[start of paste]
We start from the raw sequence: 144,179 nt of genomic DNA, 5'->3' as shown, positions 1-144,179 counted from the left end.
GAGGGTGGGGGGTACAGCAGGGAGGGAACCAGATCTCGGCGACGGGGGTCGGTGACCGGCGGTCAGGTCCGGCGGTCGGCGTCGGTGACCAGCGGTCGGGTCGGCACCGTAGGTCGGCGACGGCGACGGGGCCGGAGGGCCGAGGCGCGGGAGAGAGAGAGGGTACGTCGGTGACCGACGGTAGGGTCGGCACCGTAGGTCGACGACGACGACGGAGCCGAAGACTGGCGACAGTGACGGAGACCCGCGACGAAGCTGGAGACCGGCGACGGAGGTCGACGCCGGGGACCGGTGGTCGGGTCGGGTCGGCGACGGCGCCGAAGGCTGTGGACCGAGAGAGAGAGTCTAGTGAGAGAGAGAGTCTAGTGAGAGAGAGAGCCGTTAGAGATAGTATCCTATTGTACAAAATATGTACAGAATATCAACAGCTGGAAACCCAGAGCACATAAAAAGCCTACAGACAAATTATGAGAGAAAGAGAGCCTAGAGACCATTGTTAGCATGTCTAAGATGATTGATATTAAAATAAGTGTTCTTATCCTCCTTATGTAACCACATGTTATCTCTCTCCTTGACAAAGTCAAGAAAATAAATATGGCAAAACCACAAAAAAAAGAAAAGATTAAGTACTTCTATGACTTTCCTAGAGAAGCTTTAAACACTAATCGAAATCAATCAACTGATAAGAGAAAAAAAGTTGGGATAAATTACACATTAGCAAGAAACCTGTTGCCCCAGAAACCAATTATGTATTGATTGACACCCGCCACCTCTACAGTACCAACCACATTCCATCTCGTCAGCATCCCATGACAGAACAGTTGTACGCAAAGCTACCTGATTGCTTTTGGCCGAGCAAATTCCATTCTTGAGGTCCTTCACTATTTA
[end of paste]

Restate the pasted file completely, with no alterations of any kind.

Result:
We start from the raw sequence: 144,179 nt of genomic DNA, 5'->3' as shown, positions 1-144,179 counted from the left end.
GAGGGTGGGGGGTACAGCAGGGAGGGAACCAGATCTCGGCGACGGGGGTCGGTGACCGGCGGTCAGGTCCGGCGGTCGGCGTCGGTGACCAGCGGTCGGGTCGGCACCGTAGGTCGGCGACGGCGACGGGGCCGGAGGGCCGAGGCGCGGGAGAGAGAGAGGGTACGTCGGTGACCGACGGTAGGGTCGGCACCGTAGGTCGACGACGACGACGGAGCCGAAGACTGGCGACAGTGACGGAGACCCGCGACGAAGCTGGAGACCGGCGACGGAGGTCGACGCCGGGGACCGGTGGTCGGGTCGGGTCGGCGACGGCGCCGAAGGCTGTGGACCGAGAGAGAGAGTCTAGTGAGAGAGAGAGTCTAGTGAGAGAGAGAGCCGTTAGAGATAGTATCCTATTGTACAAAATATGTACAGAATATCAACAGCTGGAAACCCAGAGCACATAAAAAGCCTACAGACAAATTATGAGAGAAAGAGAGCCTAGAGACCATTGTTAGCATGTCTAAGATGATTGATATTAAAATAAGTGTTCTTATCCTCCTTATGTAACCACATGTTATCTCTCTCCTTGACAAAGTCAAGAAAATAAATATGGCAAAACCACAAAAAAAAGAAAAGATTAAGTACTTCTATGACTTTCCTAGAGAAGCTTTAAACACTAATCGAAATCAATCAACTGATAAGAGAAAAAAAGTTGGGATAAATTACACATTAGCAAGAAACCTGTTGCCCCAGAAACCAATTATGTATTGATTGACACCCGCCACCTCTACAGTACCAACCACATTCCATCTCGTCAGCATCCCATGACAGAACAGTTGTACGCAAAGCTACCTGATTGCTTTTGGCCGAGCAAATTCCATTCTTGAGGTCCTTCACTATTTA